This three-part series will be covering my experience as I was able to see the process of archiving history in The Old Governor’s House, and most importantly, how that affects historic St. Augustine as a whole.
By Nora Heyser | email@example.com
Most people in the St. Augustine area know of the Old Governor’s House, the historic building on the corner of Cathedral Place and Cordova street. But inside of this building is a treasure trove of digital history, chronicling St. Augustine’s rich archival collections and background.
These archives have been collected over the centuries, as St. Augustine is the oldest city in the United States, and is filled with information on how these structures are preserved. Preservation is the driving force to collecting it all and using it to ensure accuracy in historic portrayal.
As I walked into the building, I couldn’t help but notice the archaic structure, and the magnificence of a building able to stand the test of time. Luckily, I was there to meet two people to help me understand the process of history, and what it takes to discover the narratives that brought it to reality.
On the second floor of the building, behind an industrial style door, there is a room walled with ceiling-height shelves and mapping filing cabinets, covered in labels that read “Spain” or various dates from the 1800s to the 1980s. I met with Laura Marion and Matthew Armstrong in this room, filled with historic documentation.
Marion is the project archivist at the Governor’s House Library, and the room we were in was what housed all the vast information and archival material that makes up the collection in the library. It was an office of sorts for them both, to discover and analyze.
“My job is to organize all of it into a structure that not only makes sense to me but also makes sense to researchers that are going to come in and be looking for things,” Marion explained as she looks around at the room. It’s filled with archaeological reports, files, photographs, architectural drawings, maps, and administrative files from the organization that created the collection. She said that she just finished organizing the collection of maps, and her next step is the architectural drawings.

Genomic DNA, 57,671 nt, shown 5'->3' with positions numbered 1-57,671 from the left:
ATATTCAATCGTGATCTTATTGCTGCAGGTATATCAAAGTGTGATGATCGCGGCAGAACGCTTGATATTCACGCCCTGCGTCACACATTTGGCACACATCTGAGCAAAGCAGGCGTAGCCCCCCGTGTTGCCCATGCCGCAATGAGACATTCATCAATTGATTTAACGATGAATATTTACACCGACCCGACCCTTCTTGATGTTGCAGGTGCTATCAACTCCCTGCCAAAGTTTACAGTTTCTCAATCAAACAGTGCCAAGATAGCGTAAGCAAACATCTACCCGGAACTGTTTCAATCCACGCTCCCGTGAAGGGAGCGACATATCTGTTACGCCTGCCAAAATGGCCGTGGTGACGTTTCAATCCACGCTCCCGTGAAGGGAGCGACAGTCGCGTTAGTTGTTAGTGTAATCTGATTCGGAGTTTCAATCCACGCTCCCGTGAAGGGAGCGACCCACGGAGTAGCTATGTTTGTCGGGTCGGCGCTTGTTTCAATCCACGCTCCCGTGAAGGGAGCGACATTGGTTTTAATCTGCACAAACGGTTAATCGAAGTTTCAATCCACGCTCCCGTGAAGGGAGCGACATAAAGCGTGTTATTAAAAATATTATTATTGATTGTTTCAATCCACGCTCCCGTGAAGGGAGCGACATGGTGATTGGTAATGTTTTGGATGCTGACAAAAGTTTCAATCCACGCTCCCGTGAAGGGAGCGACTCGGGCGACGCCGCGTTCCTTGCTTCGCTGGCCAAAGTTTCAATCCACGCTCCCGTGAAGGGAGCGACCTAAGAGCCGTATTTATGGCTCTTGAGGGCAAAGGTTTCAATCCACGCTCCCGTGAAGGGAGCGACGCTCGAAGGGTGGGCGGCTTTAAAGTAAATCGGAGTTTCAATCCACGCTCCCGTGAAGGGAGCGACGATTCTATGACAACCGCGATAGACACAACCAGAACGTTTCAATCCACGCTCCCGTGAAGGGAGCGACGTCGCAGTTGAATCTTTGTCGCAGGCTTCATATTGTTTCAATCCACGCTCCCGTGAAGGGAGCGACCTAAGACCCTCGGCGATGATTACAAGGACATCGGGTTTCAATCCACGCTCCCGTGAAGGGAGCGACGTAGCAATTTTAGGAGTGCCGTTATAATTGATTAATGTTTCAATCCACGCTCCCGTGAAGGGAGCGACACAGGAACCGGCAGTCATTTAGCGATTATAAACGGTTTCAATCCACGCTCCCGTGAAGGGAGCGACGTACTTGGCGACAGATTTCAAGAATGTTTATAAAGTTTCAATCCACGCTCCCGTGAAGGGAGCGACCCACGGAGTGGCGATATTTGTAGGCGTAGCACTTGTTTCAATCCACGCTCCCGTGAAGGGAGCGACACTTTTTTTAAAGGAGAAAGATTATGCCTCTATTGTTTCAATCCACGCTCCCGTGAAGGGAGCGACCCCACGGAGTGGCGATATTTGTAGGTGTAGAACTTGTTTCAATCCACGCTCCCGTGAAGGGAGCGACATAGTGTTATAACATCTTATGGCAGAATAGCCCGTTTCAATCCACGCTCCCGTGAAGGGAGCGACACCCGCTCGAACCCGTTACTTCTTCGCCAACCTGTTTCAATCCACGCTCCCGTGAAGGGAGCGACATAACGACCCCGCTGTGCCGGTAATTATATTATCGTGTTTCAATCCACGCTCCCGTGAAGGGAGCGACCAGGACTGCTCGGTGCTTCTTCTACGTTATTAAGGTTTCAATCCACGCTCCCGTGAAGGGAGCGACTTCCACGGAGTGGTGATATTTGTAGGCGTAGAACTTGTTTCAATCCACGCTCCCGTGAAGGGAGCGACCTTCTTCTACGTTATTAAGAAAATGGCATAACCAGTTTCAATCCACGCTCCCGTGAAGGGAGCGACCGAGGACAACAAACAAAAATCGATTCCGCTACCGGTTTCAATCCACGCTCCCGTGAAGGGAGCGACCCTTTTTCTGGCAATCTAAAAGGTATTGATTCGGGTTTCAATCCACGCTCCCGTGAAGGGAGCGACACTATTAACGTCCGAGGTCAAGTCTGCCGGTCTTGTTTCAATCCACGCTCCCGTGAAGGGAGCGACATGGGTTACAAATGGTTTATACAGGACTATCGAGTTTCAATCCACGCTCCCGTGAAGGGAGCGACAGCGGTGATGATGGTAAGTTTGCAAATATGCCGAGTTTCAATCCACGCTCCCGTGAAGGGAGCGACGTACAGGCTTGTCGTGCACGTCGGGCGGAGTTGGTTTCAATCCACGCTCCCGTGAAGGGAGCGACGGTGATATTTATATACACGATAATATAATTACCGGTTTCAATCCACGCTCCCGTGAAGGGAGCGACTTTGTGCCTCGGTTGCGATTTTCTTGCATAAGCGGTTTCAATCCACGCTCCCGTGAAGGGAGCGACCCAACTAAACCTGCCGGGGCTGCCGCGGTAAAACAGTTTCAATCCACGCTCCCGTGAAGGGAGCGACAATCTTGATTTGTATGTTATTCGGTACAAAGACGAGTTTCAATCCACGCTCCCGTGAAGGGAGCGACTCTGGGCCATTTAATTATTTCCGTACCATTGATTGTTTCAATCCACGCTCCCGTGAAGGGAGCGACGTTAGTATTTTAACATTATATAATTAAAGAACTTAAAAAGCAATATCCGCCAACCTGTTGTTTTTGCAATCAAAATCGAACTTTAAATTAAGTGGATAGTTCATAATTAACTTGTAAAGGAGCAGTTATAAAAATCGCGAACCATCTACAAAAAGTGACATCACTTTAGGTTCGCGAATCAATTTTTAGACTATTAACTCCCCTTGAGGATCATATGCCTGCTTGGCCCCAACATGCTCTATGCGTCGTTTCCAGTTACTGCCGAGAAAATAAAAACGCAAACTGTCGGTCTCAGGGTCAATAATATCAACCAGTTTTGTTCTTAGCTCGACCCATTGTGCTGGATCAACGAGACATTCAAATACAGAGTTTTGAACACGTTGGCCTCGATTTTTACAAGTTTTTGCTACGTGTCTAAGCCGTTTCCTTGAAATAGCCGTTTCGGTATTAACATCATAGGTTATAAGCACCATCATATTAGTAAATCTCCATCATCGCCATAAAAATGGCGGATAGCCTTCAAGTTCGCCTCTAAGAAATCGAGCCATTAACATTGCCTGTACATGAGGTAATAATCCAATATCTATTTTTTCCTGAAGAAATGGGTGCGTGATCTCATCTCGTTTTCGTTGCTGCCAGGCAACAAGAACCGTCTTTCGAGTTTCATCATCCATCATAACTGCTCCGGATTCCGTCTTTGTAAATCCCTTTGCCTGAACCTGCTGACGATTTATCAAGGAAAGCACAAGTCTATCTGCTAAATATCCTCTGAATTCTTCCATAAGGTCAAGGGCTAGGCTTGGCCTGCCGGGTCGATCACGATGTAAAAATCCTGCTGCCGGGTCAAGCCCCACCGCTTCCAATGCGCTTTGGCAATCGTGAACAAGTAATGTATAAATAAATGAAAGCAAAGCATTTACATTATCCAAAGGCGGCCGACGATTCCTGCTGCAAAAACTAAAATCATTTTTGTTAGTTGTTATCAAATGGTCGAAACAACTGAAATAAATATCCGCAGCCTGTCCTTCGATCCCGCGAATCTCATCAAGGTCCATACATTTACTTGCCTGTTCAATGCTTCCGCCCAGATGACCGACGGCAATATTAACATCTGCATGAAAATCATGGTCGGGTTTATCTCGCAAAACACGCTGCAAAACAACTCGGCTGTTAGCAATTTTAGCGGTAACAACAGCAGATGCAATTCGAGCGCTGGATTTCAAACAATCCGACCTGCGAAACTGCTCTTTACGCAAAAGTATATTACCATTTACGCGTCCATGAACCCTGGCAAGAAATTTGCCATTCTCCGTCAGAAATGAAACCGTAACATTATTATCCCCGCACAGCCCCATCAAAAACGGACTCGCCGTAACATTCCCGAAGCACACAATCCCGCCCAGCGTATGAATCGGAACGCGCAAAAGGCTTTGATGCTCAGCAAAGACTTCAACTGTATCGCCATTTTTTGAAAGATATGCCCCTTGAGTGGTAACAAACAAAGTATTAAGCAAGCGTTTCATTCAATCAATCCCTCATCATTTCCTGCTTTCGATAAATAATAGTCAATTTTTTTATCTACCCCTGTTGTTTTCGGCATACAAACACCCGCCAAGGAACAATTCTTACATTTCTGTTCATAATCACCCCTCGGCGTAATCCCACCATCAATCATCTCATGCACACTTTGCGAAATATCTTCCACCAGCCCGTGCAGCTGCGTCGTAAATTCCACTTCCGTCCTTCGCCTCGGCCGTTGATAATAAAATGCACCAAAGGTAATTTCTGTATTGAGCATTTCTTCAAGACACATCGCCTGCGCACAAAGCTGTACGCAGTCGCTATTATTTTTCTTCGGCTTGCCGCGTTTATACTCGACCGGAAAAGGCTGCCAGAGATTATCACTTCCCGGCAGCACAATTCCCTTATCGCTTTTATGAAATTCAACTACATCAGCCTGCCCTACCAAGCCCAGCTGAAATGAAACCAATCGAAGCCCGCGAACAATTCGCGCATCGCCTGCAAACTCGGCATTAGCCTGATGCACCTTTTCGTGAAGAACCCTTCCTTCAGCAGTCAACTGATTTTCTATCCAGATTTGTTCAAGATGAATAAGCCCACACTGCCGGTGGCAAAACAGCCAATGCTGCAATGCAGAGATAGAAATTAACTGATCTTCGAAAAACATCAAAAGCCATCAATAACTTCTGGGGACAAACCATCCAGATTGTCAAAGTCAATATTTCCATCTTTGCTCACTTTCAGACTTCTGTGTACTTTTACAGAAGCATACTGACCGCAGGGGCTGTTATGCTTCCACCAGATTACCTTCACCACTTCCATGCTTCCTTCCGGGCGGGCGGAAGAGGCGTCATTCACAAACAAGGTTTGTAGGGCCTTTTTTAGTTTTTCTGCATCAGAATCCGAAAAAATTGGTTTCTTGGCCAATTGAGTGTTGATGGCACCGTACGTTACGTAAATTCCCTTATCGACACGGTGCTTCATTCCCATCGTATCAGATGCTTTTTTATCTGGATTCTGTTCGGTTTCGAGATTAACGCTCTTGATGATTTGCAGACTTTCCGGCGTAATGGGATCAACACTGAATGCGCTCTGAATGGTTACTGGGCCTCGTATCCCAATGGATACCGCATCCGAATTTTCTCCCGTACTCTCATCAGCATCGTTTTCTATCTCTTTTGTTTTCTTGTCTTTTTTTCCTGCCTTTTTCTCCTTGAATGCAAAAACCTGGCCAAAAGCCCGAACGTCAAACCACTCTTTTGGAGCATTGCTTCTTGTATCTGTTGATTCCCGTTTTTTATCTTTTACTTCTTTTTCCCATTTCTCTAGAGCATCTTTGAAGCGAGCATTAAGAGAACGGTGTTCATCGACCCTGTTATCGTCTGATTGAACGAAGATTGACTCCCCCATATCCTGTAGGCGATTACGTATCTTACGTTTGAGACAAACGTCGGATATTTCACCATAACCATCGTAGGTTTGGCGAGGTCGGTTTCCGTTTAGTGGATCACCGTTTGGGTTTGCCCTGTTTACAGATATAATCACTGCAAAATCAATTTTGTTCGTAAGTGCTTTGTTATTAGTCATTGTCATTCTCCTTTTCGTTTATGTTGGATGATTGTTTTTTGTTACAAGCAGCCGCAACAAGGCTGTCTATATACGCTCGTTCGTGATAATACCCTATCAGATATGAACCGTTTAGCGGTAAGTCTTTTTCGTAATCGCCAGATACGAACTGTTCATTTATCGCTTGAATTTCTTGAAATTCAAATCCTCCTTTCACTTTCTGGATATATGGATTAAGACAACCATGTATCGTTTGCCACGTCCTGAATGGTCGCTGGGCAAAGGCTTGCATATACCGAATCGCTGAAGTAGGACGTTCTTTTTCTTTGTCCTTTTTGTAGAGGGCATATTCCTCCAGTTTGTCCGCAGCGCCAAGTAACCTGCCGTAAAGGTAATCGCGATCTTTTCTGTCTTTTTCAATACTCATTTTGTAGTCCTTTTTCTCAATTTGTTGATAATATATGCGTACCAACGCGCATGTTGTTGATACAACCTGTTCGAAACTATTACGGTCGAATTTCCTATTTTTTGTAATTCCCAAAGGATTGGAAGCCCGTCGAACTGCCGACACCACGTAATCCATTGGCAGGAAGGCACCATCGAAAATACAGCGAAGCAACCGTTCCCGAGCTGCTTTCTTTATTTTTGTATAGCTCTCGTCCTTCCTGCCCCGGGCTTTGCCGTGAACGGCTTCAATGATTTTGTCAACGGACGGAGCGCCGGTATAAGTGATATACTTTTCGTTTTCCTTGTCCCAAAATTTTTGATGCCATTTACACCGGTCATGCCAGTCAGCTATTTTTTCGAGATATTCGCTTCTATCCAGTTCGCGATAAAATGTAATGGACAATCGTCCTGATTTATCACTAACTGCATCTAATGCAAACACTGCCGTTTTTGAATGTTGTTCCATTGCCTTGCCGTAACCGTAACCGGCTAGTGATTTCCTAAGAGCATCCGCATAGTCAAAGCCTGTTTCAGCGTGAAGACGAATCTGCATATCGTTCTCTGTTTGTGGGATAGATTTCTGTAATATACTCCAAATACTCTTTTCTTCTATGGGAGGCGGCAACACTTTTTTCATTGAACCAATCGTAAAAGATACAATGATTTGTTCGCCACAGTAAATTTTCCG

The maps and drawings of St. Augustine that are collected span from the early 1800s to the 1980s–some of them are new and consist of modern technological imaging, and some of them have older features and an aged appearance, though maintained with care and lamination. There needs to be this difference in age, they said, because it allows for more accuracy and depth to the information of the entire historic sphere of St. Augustine.
Armstrong, a Flagler alumnus, does similar work with the artifacts from different times in history.
“We have a lot of the artifacts in the building here, or in off-site storage, so I manage that part of the collection, similar to how Laura is organizing and creating a finding aid,” he said. He also works with digitization equipment to be able to put up as much information and artifact imaging as possible online, to be accessible to people across the globe.
The process is bumpy, as they explain a brief synopsis of those who have pushed preservation along over the years. The original organization was a state agency called Historic Saint Augustine Preservation Board, but when it dissipated in the mid-’90s, the University of Florida took the position of collecting and organizing. Now U.F. manages and has stewardship with a team of others. Marion and Armstrong both work through U.F. and are able to work with the information and archives in the Governor’s Library.
Armstrong explains that as people, communities, and historical understanding grow, the narratives change, information becomes more inclusive, as we not only want to know about one person’s role but everyone’s role in what we all know as a highlighted point in U.S. history. More is found and understood as we grow as a community.
The information is boundless, and contain the contents of a history so rich and palpable. One thing that Marion and Armstrong stress is the availability of it all, not only to researchers but to Flagler students.
That is a point that they both make — that the large collection of maps, drawings, writings, images, and physical artifacts at the fingertips of anyone who wants to understand the rolling history of St. Augustine, especially to those students who have a desire to be more knowledgeable about their own backyard as they study within the walls of Flagler College.